What is the English Language and Literature at WA Preparatory School? Why do we read Classical Literature?

In the Washington Preparatory School’s English Language and Literature course, we strive to acquire the linguistic aspects of the English language and skills needed for reading, writing, analyzing, interpreting, and evaluating literary and non-literary texts in the English language. We also endeavor daily to learn the valuable lesson imparted through classical literature.

Language is “alive” in that many new words are “born,” constantly, especially in the science and technology fields. They are added to our list of vocabulary, whether we are aware of them or not, and new forms of electronic media, stories, fiction, and non-fiction works are produced every day.

Why then are our WA Prep students and, for that matter, students in English classes worldwide, are still reading, analyzing, and interpreting classic “old” literature instead of reading some random morning Tweets or paperback pop fiction? Because literature, as opposed to popular fiction, is a work of art that has depth, meaning, lasting value, and teaches life lessons.

Literature is worthy of analysis, criticism, discussions, and introspection. Literature requires careful thinking, reflecting, and inquiring. Our courses follow an IB inquiry-based learning model that encourages our students to choose literature based on their knowledge and interest and emphasizes learning how to learn, and how to do research, using both traditional and contemporary media.

Classic literature, poetry, and stories evoke, stir, challenge our values, perspectives, and actions. Classic literature addresses universal human concerns, and it will challenge, change, or shift our thinking and views on life. And world literature we study in our class is a silken cord that connects all humans in the world and about being open-minded, a characteristic of the IB learner profile.

Classical literature also has merit, which is continually respected and examined by experts and critics throughout the years. Classic literature is alive in all English classes around the world, and the English teachers in schools bear the sole responsibility and the risk of selecting and teaching literature, albeit at the risk of disapproval and sometimes outright rejection of individual books.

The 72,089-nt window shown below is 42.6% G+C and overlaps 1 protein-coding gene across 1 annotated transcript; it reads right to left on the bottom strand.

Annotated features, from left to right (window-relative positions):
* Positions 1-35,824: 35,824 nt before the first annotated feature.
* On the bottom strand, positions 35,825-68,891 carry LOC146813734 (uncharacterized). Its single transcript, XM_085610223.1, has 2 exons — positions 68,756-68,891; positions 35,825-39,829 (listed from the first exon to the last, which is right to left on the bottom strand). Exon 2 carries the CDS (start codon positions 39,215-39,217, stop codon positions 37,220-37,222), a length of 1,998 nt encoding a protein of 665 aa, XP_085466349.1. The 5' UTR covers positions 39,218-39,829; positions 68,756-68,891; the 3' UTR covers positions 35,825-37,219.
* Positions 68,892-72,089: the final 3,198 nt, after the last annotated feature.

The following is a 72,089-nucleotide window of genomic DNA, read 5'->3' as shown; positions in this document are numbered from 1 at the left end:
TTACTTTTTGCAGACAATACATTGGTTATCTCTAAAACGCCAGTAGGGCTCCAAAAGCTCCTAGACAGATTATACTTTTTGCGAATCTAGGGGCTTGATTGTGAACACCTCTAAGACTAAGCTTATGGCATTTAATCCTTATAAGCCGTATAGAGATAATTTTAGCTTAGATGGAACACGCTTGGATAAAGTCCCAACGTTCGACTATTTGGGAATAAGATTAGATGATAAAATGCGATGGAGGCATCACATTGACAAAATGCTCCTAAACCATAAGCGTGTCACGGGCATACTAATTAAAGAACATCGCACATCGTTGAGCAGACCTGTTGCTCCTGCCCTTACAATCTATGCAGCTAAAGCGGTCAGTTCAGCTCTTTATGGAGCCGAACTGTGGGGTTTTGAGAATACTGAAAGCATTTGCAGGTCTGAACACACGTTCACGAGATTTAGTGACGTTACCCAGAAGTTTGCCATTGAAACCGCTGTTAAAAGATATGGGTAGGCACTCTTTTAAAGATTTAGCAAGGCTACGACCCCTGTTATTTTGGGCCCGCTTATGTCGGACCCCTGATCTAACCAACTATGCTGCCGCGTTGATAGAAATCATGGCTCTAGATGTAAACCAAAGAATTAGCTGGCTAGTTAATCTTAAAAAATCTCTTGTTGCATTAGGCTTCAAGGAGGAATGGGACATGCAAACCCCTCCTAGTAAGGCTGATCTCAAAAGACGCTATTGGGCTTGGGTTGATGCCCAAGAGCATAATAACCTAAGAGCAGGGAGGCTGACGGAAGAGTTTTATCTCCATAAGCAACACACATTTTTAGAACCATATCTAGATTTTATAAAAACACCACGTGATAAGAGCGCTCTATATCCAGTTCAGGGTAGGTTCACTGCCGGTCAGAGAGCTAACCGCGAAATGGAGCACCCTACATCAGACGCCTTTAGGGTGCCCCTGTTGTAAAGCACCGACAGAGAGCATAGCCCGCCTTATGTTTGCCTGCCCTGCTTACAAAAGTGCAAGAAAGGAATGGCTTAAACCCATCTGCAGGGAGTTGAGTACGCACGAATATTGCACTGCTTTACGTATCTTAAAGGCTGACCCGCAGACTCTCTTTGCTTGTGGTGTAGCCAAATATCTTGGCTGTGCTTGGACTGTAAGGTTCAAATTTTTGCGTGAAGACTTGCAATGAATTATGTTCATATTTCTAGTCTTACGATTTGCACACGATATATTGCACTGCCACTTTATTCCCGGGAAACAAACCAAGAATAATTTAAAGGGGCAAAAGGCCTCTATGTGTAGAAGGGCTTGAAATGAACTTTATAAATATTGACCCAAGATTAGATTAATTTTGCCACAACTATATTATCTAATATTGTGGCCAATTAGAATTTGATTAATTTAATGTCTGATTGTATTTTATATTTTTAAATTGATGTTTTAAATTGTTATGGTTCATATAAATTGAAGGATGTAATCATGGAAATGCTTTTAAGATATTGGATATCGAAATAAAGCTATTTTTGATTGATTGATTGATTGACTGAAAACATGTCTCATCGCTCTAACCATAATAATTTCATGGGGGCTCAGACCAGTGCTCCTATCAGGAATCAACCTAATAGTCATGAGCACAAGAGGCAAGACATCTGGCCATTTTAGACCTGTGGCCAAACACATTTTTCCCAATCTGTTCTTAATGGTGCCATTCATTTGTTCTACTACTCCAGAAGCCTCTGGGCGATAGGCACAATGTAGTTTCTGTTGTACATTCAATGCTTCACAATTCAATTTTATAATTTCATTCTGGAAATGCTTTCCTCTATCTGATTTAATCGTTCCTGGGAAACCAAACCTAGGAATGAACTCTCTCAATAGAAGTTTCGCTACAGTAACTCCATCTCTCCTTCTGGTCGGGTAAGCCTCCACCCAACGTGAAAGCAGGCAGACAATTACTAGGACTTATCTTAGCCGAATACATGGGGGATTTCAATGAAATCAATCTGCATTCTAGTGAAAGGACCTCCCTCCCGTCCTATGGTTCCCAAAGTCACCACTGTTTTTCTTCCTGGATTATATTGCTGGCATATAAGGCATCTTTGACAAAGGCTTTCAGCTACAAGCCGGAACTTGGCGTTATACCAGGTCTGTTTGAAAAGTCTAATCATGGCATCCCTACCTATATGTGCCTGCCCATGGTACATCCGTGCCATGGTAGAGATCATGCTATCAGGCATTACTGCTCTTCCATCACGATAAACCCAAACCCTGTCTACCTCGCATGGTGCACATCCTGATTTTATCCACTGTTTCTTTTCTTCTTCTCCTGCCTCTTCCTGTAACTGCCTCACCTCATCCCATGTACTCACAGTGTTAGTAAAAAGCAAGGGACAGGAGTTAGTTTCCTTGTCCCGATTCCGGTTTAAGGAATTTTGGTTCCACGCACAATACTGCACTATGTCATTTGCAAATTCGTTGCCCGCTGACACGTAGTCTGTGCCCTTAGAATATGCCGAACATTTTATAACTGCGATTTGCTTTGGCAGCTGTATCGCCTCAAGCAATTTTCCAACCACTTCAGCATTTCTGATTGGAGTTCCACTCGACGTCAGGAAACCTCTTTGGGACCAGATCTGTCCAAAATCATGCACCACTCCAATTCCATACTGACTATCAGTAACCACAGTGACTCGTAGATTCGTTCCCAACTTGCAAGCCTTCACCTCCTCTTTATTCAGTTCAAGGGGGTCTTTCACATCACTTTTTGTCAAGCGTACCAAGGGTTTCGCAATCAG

Our students at Washington Preparatory School’s English Language and Literature course continue to read, analyze, interpret, and discuss literature. Through literature, we learned about how selfishness and unbridled ambition led to the tragic death of Macbeth by William Shakespeare, first performed in 1606. We learned about fighting racial injustice and courage by analyzing To Kill a Mockingbird by Harper Lee, published in 1960. Moreover, we learned about the dangers of the police state, censorship, and the truth, when all Clarisse McClellan did, was to ask Guy Montag, “Are you happy?” in Fahrenheit 451 by Ray Bradbury, first published in 1953.

Classic literature will outlast us; it has survived our forefathers and their forefathers so far.

Although we continue to make advances in science and technologies, we are still short on understanding and improving our basic pitfalls in human nature to build a better world where all humans can live in harmony. We hope that the hard lessons and the values imparted through classical literature are learned and not repeated despite our advancement of science and technology in our world.








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